Sometimes it’s the puzzle that completes you
A lifelong puzzler turned entrepreneur finds the piece she’d been missing.
Chase for Business customer Kris Hale has spent the last decade building a successful puzzle business piece by piece.
Five-year old Kris Hale had no one to play with.
“I am the youngest of seven children. My sister Diane and I are 24 years apart, and the second youngest was my brother Terrance, who was seven years older,” Hale says. “Needless to say, my siblings had better things to do than play with a little sister — except on puzzle nights! I remember the first time they let me put the last piece in, everyone clapped. I was a star! I still love the feeling of putting the last piece in to complete the puzzle.”
Excitement. Accomplishment. Pride. Even now as she talks about puzzles, these feelings flash across her face.
Experiencing the power of puzzling at a young age had a profound impact that she would only truly understand later in life. Puzzles gave her fulfillment. Puzzles gave her family. And while she didn’t know it at the time, one day puzzles would give her an idea for a business.
That “aha!” moment
In 2013, Hale moved to Atlanta. Being new to the city, she turned again to puzzles. While visiting Barnes & Noble, she was drawn to one puzzle in particular. It was 1,000 pieces that formed an image of the 100 best literary works, which was perfect for the former English major.
When she completed the puzzle, something was still missing. Although the content captured her interest, the images left more to be desired. She wanted something that connected with her on a deeper level. Something she’d want to keep and maybe even frame. She wanted images that looked like the people in her life and reflected the culture around her.
Art imitating life
Around the time of this realization, Hale remembers being mesmerized by a piece of art that a friend, Vincent Ballentine, had prepared for an art show. It was an image of a fellow Black woman. Her face, her lips, her earrings — everything resonated with Hale. She thought, “I would do this as a puzzle.” In that moment, everything came together.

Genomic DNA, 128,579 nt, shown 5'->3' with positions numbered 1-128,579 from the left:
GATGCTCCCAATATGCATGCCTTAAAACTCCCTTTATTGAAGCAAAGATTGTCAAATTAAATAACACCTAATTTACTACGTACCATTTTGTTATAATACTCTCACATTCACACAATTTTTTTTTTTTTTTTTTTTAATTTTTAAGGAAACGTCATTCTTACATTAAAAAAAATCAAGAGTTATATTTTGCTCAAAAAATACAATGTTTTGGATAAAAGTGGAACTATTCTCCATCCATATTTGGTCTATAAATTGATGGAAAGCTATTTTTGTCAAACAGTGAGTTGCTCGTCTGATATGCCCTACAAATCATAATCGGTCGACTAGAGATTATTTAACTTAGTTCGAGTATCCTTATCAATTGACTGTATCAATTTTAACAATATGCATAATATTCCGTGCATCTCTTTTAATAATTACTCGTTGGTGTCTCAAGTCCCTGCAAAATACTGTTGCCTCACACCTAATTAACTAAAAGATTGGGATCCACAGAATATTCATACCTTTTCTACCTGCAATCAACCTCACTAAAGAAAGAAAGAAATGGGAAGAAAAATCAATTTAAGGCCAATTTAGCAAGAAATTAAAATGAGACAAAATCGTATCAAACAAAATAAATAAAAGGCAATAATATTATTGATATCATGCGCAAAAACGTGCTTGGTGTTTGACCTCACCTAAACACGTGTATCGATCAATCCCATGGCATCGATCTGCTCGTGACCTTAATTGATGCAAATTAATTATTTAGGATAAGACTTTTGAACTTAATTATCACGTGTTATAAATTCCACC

With permission from Ballentine, she turned his art into a puzzle. One look at the finished piece, and she knew it was special and had to be shared.
Questions worth asking
Hale came from a family of entrepreneurs but still had things to learn about running a company. Although puzzles started out as a hobby, Hale knew that turning this hobby into a successful business would require becoming an expert in the industry. She set out to do market research to better understand the puzzle world and her customer base.
She studied the history of puzzles, learned about the top puzzle companies and reached out to manufacturers to inquire about every aspect of producing a puzzle. Hale asked tons of questions about everything: average thickness of pieces, photo quality, materials, the printing process, minimum orders.
“I told them to talk to me like I didn’t know anything,” Hale recalls.
“There’s a bit of alchemy in starting a business. As an entrepreneur, you have to take all those things that are part of your life, part of your journey. Your successes. Your failures. The things you have learned. Then turn them into something positive to help you on your journey.”
Hobby turned business
In 2016, Hale tested the waters by producing a small batch of puzzles featuring images that resonated with her. It didn’t have to be faces. Sometimes it was just the content and the spirit of the piece. Once she used an image of a bus created by an artist named Dante. He told her that he’d always felt like the school bus was his limousine out of the neighborhood, out of the distractions and into education and a better life.
“I can relate to that. I understand what it feels like to be a kid on the bus going to school to be educated,” Hale says.
She was happy with the images featured in her puzzles but knew the quality could be better. Still, it was a stepping stone. That next step would come two years later — and it was a big one.